Harnessing The Mid-Tail Media Value
In 1990, cable TV was growing and media agency executives were incorporating cable channels such as CNN, A&E, ESPN, MTV and Discovery into their national television buys. Buyers moved dollars into cable to keep CPMs low and to follow the audience that was embracing the new content. Less than 10 percent of a television budget would go to cable at the time.
Fast-forward 20 years later and ad spending on cable TV networks has grown to more than $21.1 billion -- and cable accounts for almost 60 percent of all television viewing. The not-so-long tail of television grew significantly over the past two decades as new cable channels launched with everything from sitcom reruns, movies, cooking shows, reality TV franchises and more variations on news reporting.
Today, advertisers have hundreds of cable channels to place their messages. “Niche” networks like AMC can have the biggest telecast for any drama series in basic cable history among total viewers with the “Walking Dead,” while Fox News Channel can set new viewership records with a presidential debate. Television’s long tail of content has been embraced by media buyers because it was embraced by consumers who saw value in the growing and diversified choices of programming.
TV buyers had to make extensive changes to their media management systems to accept the thousands of 30-second commercial units that were necessary to advertise across cable networks. They had to reconfigure audience measurements to acknowledge the niche -- yet valuable -- cable viewers. They had to expand their stewardship and bill/pay processes to handle the magnitude of invoices created by advertising across many more networks and programs.
The industry made these changes because it was necessary to capture the value of the growing mid-tail of television. After top-tier large audience cable networks such as TBS and USA, there are a growing number of channels in the middle that represent loyal audiences due to appealing niche content. Networks such as Bravo, AMC, Food Network and TLC all fit within the mid-tail of cable television. It’s actually pretty simple: Consumers follow the best media content choices. Advertisers follow consumers. Agencies deliver for their clients.
Today we are looking at the same scenario being played out in the digital media marketplace but on a much greater scale. After a buyer negotiates with the top five to six sites such as Google, Yahoo, AOL, MSN and Facebook, there are thousands of mid-tail sites to consider for a brand.
Automating buying platforms can cover some of that ground, but not all of it. Ad networks lack the customization that is necessary to truly fit a brand brief in today’s intense audience data marketplace, where there are thousands of mid-tail sites to consider for a brand.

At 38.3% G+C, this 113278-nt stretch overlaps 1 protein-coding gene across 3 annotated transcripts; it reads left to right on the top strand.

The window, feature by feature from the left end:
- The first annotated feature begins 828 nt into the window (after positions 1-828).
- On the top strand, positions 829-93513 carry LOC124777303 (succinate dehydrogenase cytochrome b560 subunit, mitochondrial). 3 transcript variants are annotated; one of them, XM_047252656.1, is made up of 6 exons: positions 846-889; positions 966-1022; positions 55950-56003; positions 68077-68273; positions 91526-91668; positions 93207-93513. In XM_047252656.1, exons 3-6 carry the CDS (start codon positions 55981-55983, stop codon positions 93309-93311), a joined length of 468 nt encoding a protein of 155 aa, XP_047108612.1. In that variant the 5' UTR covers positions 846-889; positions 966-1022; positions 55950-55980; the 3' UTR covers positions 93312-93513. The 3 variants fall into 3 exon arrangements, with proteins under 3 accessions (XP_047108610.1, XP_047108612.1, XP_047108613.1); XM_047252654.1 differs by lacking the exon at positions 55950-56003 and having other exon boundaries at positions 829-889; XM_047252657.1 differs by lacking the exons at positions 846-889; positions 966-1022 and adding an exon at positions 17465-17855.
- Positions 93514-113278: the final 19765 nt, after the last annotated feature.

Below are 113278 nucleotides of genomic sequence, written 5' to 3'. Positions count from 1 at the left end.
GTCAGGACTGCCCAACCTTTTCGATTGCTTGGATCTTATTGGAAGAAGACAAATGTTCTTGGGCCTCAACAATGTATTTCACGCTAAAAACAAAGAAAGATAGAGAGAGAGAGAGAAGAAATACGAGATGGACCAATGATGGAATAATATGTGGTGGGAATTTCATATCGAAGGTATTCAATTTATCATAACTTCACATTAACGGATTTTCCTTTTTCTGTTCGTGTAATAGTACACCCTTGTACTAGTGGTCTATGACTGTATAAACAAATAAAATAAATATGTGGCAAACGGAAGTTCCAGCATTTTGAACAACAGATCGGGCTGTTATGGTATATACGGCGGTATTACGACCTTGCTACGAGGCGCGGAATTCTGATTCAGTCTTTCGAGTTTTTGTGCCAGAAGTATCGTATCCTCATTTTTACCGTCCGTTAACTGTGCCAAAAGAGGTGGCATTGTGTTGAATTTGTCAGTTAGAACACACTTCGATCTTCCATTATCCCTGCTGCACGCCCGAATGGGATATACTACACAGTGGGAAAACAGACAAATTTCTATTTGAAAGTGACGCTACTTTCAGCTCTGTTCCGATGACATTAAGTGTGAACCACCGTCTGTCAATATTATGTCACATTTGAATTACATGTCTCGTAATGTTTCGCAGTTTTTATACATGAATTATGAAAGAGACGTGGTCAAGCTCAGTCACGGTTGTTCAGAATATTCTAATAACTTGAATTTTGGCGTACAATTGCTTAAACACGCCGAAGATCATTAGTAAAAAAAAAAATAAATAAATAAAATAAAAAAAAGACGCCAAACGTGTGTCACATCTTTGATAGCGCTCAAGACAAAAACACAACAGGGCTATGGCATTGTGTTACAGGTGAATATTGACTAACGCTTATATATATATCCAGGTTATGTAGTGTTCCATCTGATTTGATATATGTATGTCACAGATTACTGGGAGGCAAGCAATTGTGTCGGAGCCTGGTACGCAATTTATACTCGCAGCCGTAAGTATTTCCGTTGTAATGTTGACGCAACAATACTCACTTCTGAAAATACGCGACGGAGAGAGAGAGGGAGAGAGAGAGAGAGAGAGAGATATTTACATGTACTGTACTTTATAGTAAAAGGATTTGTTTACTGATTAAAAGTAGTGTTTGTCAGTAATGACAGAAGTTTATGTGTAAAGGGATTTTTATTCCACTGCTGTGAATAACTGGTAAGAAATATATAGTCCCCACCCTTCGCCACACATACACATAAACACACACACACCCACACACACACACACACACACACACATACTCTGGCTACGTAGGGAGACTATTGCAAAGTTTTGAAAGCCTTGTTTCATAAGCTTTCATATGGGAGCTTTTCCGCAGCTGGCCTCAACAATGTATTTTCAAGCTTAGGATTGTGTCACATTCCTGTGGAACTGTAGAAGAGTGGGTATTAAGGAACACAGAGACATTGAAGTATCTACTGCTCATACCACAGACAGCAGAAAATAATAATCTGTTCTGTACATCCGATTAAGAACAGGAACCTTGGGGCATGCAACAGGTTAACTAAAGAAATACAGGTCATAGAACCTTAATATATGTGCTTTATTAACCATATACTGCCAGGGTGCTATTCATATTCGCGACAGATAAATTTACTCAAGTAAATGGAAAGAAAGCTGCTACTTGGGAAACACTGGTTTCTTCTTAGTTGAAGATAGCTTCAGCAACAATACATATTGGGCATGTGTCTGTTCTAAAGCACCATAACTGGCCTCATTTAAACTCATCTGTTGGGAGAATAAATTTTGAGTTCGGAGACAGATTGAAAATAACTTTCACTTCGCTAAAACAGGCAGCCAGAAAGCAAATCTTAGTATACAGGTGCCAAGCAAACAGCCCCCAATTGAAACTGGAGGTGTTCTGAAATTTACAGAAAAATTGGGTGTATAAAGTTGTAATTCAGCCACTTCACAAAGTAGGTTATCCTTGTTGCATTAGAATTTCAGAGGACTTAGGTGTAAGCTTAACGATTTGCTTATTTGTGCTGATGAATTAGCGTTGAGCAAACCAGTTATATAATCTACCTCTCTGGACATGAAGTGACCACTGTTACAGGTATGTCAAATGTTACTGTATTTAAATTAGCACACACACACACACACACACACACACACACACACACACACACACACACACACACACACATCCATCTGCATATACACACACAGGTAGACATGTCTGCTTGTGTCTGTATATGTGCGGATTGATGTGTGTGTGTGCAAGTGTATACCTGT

Buyers are looking for ways to aggregate up mid-tail sites that are appropriate for their brands and can enhance the brand message. They need customized solutions for site selection, speed to market and a smooth back-end process that won’t collapse under the weight of millions of placements and sites.
Effectively harnessing the digital landscape’s mid-tail delivers significant value for agency buyers and their clients because it:
1. Keeps pricing under control with the top sites: By moving budgets to mid-tail sites, buyers are keeping the large players in check. Just as cable channels helped to keep pricing under control with the Big Four networks, mid-tail sites will help temper growing CPMs on the largest internet sites.
2. Follows your consumers: People naturally gravitate toward content about their favorite topics and entertainment. There is only so much the top sites can do to hold on to their audiences forever. Eventually that audience declines as people find other sites that better display their passions and points of interest.
3. Finds more opportunity for your brand: By strategically aggregating more mid-tail opportunities, advertisers will find unique opportunities to work with publishers for the first time. Just as cable channels broke the barriers to on-air sponsorships, mid-tail sites will be able to deliver innovative value-added programs for brands.
We are on the edge of an industry renaissance where all media is digital and consumers don’t distinguish between what was television, radio, print or what happened first live on YouTube.
Instead it will be video, audio and text with an endless selection of publisher choices. Being able to harness the value of that mid-tail section will be one of the keys to successfully marketing in the next 20 years. The industry did this once before with cable TV, and now we need to be ready to do it again except on a much, much greater scale of complexity. That greater scale of complexity may seem daunting, but it comes with much greater opportunity.